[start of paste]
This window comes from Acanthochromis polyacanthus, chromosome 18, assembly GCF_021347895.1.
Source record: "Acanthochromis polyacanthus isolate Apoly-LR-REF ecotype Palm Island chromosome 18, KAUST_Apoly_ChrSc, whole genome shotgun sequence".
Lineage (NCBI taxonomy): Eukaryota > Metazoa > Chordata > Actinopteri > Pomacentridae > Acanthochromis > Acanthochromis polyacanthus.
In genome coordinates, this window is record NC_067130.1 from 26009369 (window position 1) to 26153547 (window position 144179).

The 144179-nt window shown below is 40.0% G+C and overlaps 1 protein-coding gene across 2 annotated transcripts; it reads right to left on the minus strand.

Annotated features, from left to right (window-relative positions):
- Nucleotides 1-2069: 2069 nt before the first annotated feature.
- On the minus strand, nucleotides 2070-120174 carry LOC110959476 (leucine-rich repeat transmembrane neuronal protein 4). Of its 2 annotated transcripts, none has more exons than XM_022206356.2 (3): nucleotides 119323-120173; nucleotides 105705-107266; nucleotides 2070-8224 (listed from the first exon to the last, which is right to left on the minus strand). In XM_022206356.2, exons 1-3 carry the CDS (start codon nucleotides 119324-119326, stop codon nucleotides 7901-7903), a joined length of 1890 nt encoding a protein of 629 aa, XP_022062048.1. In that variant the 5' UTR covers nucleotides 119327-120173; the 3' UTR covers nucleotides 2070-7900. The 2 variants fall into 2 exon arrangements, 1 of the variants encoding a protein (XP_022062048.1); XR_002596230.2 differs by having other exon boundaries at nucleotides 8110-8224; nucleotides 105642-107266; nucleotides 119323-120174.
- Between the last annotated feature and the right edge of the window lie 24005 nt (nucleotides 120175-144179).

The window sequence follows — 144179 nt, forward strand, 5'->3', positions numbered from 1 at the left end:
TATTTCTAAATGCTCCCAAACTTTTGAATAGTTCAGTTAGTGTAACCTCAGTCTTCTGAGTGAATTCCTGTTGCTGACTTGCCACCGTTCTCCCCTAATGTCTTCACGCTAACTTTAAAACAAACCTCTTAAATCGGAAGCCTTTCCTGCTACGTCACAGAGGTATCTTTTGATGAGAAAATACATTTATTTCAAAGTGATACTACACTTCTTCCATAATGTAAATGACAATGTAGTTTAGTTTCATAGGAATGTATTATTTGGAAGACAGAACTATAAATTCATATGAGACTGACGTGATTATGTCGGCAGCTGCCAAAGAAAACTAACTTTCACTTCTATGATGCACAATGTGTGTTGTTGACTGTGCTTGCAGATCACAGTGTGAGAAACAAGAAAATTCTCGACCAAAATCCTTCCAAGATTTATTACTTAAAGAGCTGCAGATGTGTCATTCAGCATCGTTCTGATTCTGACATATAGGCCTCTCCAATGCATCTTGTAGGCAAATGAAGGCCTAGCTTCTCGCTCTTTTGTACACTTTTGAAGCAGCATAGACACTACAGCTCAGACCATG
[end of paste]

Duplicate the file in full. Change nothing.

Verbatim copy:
This window comes from Acanthochromis polyacanthus, chromosome 18, assembly GCF_021347895.1.
Source record: "Acanthochromis polyacanthus isolate Apoly-LR-REF ecotype Palm Island chromosome 18, KAUST_Apoly_ChrSc, whole genome shotgun sequence".
Lineage (NCBI taxonomy): Eukaryota > Metazoa > Chordata > Actinopteri > Pomacentridae > Acanthochromis > Acanthochromis polyacanthus.
In genome coordinates, this window is record NC_067130.1 from 26009369 (window position 1) to 26153547 (window position 144179).

The 144179-nt window shown below is 40.0% G+C and overlaps 1 protein-coding gene across 2 annotated transcripts; it reads right to left on the minus strand.

Annotated features, from left to right (window-relative positions):
- Nucleotides 1-2069: 2069 nt before the first annotated feature.
- On the minus strand, nucleotides 2070-120174 carry LOC110959476 (leucine-rich repeat transmembrane neuronal protein 4). Of its 2 annotated transcripts, none has more exons than XM_022206356.2 (3): nucleotides 119323-120173; nucleotides 105705-107266; nucleotides 2070-8224 (listed from the first exon to the last, which is right to left on the minus strand). In XM_022206356.2, exons 1-3 carry the CDS (start codon nucleotides 119324-119326, stop codon nucleotides 7901-7903), a joined length of 1890 nt encoding a protein of 629 aa, XP_022062048.1. In that variant the 5' UTR covers nucleotides 119327-120173; the 3' UTR covers nucleotides 2070-7900. The 2 variants fall into 2 exon arrangements, 1 of the variants encoding a protein (XP_022062048.1); XR_002596230.2 differs by having other exon boundaries at nucleotides 8110-8224; nucleotides 105642-107266; nucleotides 119323-120174.
- Between the last annotated feature and the right edge of the window lie 24005 nt (nucleotides 120175-144179).

The window sequence follows — 144179 nt, forward strand, 5'->3', positions numbered from 1 at the left end:
TATTTCTAAATGCTCCCAAACTTTTGAATAGTTCAGTTAGTGTAACCTCAGTCTTCTGAGTGAATTCCTGTTGCTGACTTGCCACCGTTCTCCCCTAATGTCTTCACGCTAACTTTAAAACAAACCTCTTAAATCGGAAGCCTTTCCTGCTACGTCACAGAGGTATCTTTTGATGAGAAAATACATTTATTTCAAAGTGATACTACACTTCTTCCATAATGTAAATGACAATGTAGTTTAGTTTCATAGGAATGTATTATTTGGAAGACAGAACTATAAATTCATATGAGACTGACGTGATTATGTCGGCAGCTGCCAAAGAAAACTAACTTTCACTTCTATGATGCACAATGTGTGTTGTTGACTGTGCTTGCAGATCACAGTGTGAGAAACAAGAAAATTCTCGACCAAAATCCTTCCAAGATTTATTACTTAAAGAGCTGCAGATGTGTCATTCAGCATCGTTCTGATTCTGACATATAGGCCTCTCCAATGCATCTTGTAGGCAAATGAAGGCCTAGCTTCTCGCTCTTTTGTACACTTTTGAAGCAGCATAGACACTACAGCTCAGACCATG